The madness of King Donald blew up on him this week—when an international outcry that finally forced the president to issue an executive order undoing some (though, shamefully, not all) of the cruelest elements of his own program of separating immigrant children from their parents.
Trump backed down as governors across the country distanced themselves from his draconian policies.
Democratic governors, led by Oregon’s Kate Brown, announced that they would not facilitate Trump’s cruelty by dispatching National Guard troops to the southern border. And so, too, did some Republicans.
Massachusetts Governor Charlie Baker, a Republican who is seeking reelection this year, decided to cancel a scheduled deployment of Massachusetts National Guard troops to the border amid horrific reports of crying children being grabbed away from their parents by federal authorities who were under orders from the president. “Governor Baker directed the National Guard not to send any assets or personnel to the Southwest border today because the federal government’s current actions are resulting in the inhumane treatment of children,” announced his office.
Maryland Governor Larry Hogan, another Republican, ordered a Maryland National Guard helicopter crew to immediately return from the region and declared: “Until this policy of separating children from their families has been rescinded, Maryland will not deploy any National Guard resources to the border.”
Trump faced harsh criticism this week from religious leaders, experts on immigration policy, and anyone else who had a heart. It is fair to say, however, that the explicit criticism by Republican governors of his separation policy—coupled with a commitment to act on that criticism—helped to hasten a presidential retreat.
Even Republican governors who did not have National Guard troops on the ground or scheduled to deploy, like Vermont’s Phil Scott, signaled publicly that they were not inclined to assist the president.
But Trump was not entirely on his own. He could still count, of course, on the most vitriolic Republican governors—like Maine’s deliberately abhorrent Paul LePage.
More significantly, and troublingly, he could count on Scott Walker. The governor of Wisconsin is a supposedly more mainstream and measured conservative than Trump or LePage. Even when he is attacking labor rights or the environment or public education, Walker tries to present himself as a vaguely reasonable Republican.
But the Wisconsinite’s loyalty to Trump trumps any inclination—even in what could be a tough reelection year—to soften his image.
Walker, who was humiliated by Trump when both were bidding for the 2016 Republican presidential nomination, and who left that race with a none-too-subtle dig at Trump (“I believe that I’m being called to lead by helping to clear the field in this race for a positive conservative message to rise to the top of the field”), has now remade himself as the president’s most willing accomplice.
Embracing his role as Trump’s toady-in-chief, Walker has cheered on Trump’s “get-tough” immigration policies for months. Then, last Monday, as the separation crisis was at its peak, Walker’s administration announced that roughly two dozen Wisconsin National Guard troops would be dispatched to work with the Arizona National Guard and US Customs and Border Patrol along the border with Mexico.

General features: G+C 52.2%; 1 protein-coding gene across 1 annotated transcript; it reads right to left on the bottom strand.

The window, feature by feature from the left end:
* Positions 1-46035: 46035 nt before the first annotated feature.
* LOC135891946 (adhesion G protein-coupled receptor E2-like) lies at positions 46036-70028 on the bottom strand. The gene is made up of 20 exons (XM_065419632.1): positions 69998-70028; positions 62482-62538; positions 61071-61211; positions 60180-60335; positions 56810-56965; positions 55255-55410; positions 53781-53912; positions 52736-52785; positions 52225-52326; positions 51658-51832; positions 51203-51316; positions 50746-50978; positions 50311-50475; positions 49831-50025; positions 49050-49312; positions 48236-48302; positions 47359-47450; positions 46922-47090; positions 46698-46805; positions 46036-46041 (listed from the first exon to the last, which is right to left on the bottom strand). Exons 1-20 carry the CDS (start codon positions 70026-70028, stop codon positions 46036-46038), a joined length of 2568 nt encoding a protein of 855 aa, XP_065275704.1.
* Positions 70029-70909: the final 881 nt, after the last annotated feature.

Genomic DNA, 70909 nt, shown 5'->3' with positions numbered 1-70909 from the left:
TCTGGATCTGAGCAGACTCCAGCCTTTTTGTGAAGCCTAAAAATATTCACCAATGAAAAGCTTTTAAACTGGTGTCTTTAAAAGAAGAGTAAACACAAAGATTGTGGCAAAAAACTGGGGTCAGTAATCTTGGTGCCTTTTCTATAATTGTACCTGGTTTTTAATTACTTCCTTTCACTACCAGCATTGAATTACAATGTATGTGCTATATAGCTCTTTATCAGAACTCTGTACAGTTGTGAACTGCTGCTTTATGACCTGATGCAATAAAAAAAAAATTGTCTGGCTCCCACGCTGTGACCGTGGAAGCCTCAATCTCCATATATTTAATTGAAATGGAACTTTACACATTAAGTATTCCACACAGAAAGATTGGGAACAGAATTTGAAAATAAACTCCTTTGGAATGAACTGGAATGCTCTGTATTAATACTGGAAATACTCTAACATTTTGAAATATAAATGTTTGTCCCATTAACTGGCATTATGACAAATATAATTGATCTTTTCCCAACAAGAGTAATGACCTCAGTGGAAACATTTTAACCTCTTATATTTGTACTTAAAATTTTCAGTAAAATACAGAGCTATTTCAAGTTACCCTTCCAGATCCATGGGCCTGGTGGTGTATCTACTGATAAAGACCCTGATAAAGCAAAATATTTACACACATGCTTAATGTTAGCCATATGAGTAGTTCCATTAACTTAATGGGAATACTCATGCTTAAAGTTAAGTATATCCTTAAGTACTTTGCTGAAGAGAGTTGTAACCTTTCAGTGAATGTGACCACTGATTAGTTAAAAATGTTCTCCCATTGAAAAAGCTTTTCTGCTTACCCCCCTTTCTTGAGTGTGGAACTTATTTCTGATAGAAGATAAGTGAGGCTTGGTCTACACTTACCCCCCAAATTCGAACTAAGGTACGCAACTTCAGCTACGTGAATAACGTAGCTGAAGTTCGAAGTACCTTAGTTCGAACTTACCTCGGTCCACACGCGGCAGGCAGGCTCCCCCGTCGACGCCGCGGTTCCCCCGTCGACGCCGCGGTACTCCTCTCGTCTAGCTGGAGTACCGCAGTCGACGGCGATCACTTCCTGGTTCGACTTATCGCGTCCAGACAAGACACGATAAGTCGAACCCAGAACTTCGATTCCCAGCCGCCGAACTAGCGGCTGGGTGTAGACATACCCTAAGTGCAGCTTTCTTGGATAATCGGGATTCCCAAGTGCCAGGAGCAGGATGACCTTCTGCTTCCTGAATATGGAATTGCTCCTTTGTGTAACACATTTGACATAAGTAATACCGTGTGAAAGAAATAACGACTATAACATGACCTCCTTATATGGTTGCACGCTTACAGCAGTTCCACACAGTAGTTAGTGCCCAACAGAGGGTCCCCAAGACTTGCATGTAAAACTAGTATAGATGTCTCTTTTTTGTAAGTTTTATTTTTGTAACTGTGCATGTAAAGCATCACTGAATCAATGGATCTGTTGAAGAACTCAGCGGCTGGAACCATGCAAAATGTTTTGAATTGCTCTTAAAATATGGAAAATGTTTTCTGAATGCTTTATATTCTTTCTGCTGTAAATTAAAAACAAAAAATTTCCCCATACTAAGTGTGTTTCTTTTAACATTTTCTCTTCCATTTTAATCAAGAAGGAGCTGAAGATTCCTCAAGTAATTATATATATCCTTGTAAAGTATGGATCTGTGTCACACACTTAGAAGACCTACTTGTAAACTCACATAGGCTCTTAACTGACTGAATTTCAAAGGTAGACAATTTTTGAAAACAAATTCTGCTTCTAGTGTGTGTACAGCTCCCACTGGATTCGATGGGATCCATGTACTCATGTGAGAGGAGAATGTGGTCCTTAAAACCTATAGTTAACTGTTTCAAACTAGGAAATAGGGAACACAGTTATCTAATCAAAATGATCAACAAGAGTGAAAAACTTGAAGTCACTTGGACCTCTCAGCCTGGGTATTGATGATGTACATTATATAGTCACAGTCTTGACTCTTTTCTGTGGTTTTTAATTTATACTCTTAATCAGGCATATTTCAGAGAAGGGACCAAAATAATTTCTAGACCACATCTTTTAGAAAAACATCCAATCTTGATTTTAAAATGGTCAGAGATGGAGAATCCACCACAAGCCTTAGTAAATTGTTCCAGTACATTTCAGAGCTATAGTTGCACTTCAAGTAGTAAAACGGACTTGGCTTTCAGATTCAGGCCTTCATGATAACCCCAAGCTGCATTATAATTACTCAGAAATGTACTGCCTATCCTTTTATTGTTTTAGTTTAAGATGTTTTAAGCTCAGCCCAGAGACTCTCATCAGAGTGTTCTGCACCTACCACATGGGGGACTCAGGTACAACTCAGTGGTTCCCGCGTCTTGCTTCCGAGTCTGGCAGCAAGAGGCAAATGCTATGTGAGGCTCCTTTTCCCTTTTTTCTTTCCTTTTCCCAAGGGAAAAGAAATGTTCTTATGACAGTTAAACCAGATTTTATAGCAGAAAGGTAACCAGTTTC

When tapes of sobbing children surfaced and as religious leaders decried the president’s policies as “immoral”—with Pope Francis suggesting that anti-immigrant populism was “creating psychosis”—Trump was increasingly isolated. But not entirely so. He could count on Scott Walker.
“Governor Walker’s plan to send Wisconsin National Guard members to the southern border is a misuse of state and federal resources, and only serves to give President Trump air cover for his outrageous and cruel plan to separate immigrant families,” complained Congressman Mark Pocan, the Wisconsin Democrat who traveled to border to witness firsthand the crisis that was unfolding.
Pocan’s point was well-taken. At a moment when Trump was being called out by Democrats and Republicans, Walker provided the president with encouragement to cling for a few more days to a cruel and unusual standard that Cardinal Daniel DiNardo, the president of the conference of Catholic Bishops in the United States, decried as “ “immoral.”
Thirty of Wisconsin’s Democratic legislators urged Walker to rescind his proposal to send the National Guard troops to the border. “At long last,” wrote the legislators, “when children are being ripped from their parents by the thousands, you need to draw a line in the sand and stand up against cruelty.”
Walker drew no line in the sand. He failed to stand up to cruelty. The governor remained what he has chosen to become: a cheerleader not just for Donald Trump but for this president’s cruelest policies.
In April, Walker hailed Trump’s hard-line approach, writing, “I welcome President Donald Trump’s aggressive actions to secure our nation’s southern border.”
In June, even after it became clear that the president’s policies were being enforced with brutal disregard for the welfare of crying babies, Walker stuck with Trump.
There are many forms of loyalty, some courageous, some unthinking. But the loyalty that Walker gives Trump is the most dangerous of all. Even when the president was wrong, even when other governors were telling the president he was wrong, even when other Republicans were telling the president that he must abandon policies that were (and are) harmful to children, Walker signaled his approval of Trump and Trumpism.
Scott Walker has made himself an enabler of Donald Trump’s worst instincts. As such, Walker makes what is wrong with a very bad president very much worse.